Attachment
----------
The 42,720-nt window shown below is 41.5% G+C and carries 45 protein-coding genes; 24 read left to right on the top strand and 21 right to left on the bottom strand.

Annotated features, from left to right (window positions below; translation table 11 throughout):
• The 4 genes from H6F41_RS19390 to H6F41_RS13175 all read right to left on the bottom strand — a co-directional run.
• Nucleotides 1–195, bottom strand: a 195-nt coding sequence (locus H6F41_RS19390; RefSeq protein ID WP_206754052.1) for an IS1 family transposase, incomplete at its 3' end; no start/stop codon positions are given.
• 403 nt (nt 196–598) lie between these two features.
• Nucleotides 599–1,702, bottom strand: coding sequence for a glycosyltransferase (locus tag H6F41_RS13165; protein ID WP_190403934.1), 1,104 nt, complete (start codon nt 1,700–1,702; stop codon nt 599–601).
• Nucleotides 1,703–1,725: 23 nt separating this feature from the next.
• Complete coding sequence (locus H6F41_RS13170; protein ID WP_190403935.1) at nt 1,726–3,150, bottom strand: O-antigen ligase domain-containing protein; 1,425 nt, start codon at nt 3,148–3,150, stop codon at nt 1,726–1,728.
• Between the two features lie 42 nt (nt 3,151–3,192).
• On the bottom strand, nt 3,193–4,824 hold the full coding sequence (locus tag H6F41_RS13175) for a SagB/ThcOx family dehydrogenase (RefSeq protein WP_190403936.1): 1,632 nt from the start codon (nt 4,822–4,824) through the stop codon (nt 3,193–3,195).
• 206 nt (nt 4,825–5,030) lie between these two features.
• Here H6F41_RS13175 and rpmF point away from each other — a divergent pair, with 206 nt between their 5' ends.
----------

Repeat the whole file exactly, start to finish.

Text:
The 42,720-nt window shown below is 41.5% G+C and carries 45 protein-coding genes; 24 read left to right on the top strand and 21 right to left on the bottom strand.

Annotated features, from left to right (window positions below; translation table 11 throughout):
• The 4 genes from H6F41_RS19390 to H6F41_RS13175 all read right to left on the bottom strand — a co-directional run.
• Nucleotides 1–195, bottom strand: a 195-nt coding sequence (locus H6F41_RS19390; RefSeq protein ID WP_206754052.1) for an IS1 family transposase, incomplete at its 3' end; no start/stop codon positions are given.
• 403 nt (nt 196–598) lie between these two features.
• Nucleotides 599–1,702, bottom strand: coding sequence for a glycosyltransferase (locus tag H6F41_RS13165; protein ID WP_190403934.1), 1,104 nt, complete (start codon nt 1,700–1,702; stop codon nt 599–601).
• Nucleotides 1,703–1,725: 23 nt separating this feature from the next.
• Complete coding sequence (locus H6F41_RS13170; protein ID WP_190403935.1) at nt 1,726–3,150, bottom strand: O-antigen ligase domain-containing protein; 1,425 nt, start codon at nt 3,148–3,150, stop codon at nt 1,726–1,728.
• Between the two features lie 42 nt (nt 3,151–3,192).
• On the bottom strand, nt 3,193–4,824 hold the full coding sequence (locus tag H6F41_RS13175) for a SagB/ThcOx family dehydrogenase (RefSeq protein WP_190403936.1): 1,632 nt from the start codon (nt 4,822–4,824) through the stop codon (nt 3,193–3,195).
• 206 nt (nt 4,825–5,030) lie between these two features.
• Here H6F41_RS13175 and rpmF point away from each other — a divergent pair, with 206 nt between their 5' ends.